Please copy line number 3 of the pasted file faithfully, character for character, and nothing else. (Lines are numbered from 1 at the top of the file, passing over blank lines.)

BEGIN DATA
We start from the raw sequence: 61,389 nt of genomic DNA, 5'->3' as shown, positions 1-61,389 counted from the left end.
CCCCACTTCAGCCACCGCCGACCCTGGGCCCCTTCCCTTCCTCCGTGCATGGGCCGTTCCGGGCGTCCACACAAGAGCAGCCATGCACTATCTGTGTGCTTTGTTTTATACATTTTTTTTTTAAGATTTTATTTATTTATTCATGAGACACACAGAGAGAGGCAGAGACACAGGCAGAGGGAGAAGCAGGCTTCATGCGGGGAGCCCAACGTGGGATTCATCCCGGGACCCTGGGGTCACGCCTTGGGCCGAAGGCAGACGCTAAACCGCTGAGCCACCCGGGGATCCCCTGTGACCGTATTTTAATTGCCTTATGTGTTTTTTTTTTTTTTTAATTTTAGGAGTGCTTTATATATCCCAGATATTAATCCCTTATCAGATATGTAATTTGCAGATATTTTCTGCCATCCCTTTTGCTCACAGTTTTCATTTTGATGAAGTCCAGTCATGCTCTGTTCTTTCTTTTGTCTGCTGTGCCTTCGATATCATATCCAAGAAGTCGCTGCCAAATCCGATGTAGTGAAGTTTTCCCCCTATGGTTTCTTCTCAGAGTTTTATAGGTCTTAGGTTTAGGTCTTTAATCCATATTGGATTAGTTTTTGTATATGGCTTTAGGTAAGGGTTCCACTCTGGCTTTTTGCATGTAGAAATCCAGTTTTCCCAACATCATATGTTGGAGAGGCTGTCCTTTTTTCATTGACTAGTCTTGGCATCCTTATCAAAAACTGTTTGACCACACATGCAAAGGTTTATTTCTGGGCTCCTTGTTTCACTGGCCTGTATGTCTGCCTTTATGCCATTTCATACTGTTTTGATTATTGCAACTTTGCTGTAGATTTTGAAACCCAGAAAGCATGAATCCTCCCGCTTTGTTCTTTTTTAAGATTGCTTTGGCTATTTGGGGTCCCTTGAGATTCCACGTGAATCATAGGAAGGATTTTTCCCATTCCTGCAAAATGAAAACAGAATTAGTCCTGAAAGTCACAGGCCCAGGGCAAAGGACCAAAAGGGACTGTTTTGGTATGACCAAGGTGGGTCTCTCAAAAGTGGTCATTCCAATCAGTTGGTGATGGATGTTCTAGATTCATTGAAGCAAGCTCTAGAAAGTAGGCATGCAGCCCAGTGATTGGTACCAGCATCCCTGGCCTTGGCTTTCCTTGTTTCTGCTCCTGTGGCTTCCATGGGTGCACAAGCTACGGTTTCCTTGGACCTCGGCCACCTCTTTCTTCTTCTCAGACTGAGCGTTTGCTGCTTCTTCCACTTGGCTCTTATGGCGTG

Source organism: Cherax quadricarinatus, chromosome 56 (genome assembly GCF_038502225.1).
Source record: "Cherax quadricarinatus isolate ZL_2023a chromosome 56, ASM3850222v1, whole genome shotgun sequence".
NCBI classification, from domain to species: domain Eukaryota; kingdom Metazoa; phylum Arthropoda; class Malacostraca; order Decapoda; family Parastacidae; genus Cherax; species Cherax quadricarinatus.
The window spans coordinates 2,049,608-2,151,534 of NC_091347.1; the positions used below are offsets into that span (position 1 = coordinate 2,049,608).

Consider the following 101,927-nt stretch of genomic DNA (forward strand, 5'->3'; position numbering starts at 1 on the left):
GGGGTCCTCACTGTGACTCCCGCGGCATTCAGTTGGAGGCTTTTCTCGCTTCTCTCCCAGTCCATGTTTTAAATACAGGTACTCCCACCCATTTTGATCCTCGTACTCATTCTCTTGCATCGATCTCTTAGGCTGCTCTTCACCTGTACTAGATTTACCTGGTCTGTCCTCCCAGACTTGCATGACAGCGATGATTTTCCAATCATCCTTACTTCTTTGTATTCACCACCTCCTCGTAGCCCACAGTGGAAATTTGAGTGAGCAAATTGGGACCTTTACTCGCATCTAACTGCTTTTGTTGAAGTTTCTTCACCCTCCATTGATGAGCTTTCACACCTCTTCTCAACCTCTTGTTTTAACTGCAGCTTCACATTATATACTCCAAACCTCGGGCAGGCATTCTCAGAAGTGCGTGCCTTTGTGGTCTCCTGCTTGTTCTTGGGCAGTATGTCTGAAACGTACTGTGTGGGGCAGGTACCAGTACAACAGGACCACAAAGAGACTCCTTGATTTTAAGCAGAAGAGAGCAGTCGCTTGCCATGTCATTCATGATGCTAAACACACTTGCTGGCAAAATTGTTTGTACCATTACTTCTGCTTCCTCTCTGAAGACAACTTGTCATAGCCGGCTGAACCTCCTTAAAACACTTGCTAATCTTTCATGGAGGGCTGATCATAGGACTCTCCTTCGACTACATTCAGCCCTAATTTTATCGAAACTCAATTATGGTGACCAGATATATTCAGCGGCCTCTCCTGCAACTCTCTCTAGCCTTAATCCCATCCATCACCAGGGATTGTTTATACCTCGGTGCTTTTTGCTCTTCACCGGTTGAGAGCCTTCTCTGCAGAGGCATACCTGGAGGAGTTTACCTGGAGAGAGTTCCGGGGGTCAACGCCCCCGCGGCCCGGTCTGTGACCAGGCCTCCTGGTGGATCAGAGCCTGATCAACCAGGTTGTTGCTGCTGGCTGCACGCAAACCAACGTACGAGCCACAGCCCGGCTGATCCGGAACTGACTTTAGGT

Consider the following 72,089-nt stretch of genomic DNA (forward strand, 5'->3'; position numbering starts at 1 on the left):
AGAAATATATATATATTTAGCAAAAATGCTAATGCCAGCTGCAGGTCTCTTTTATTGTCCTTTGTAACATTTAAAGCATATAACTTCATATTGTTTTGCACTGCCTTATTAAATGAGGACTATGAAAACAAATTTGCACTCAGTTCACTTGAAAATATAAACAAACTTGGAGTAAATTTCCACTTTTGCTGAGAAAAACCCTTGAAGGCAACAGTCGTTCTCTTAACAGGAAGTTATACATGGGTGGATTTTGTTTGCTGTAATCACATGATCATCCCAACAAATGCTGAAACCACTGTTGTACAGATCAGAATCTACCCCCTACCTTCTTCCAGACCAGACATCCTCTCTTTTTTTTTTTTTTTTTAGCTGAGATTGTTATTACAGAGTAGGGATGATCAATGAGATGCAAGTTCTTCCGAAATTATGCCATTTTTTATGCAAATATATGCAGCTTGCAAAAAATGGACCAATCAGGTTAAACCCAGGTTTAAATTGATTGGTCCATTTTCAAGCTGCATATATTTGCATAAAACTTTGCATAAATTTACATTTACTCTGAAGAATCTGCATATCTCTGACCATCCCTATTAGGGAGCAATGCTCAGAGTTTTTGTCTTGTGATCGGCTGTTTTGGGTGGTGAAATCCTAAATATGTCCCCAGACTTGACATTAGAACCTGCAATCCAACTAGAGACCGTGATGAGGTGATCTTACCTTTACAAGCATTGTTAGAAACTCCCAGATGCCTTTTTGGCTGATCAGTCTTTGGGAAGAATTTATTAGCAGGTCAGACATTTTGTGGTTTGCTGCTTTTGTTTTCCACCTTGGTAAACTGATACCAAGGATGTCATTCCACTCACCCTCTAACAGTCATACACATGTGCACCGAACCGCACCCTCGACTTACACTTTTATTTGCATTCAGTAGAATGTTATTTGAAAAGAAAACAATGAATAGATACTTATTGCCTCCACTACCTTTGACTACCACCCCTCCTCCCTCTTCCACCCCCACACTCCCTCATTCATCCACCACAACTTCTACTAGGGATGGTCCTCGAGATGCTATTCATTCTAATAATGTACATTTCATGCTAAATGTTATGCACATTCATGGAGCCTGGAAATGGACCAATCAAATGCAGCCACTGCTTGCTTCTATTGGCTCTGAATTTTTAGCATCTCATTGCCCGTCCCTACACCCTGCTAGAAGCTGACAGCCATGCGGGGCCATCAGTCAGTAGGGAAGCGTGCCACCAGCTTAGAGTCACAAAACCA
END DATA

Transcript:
Source organism: Cherax quadricarinatus, chromosome 56 (genome assembly GCF_038502225.1).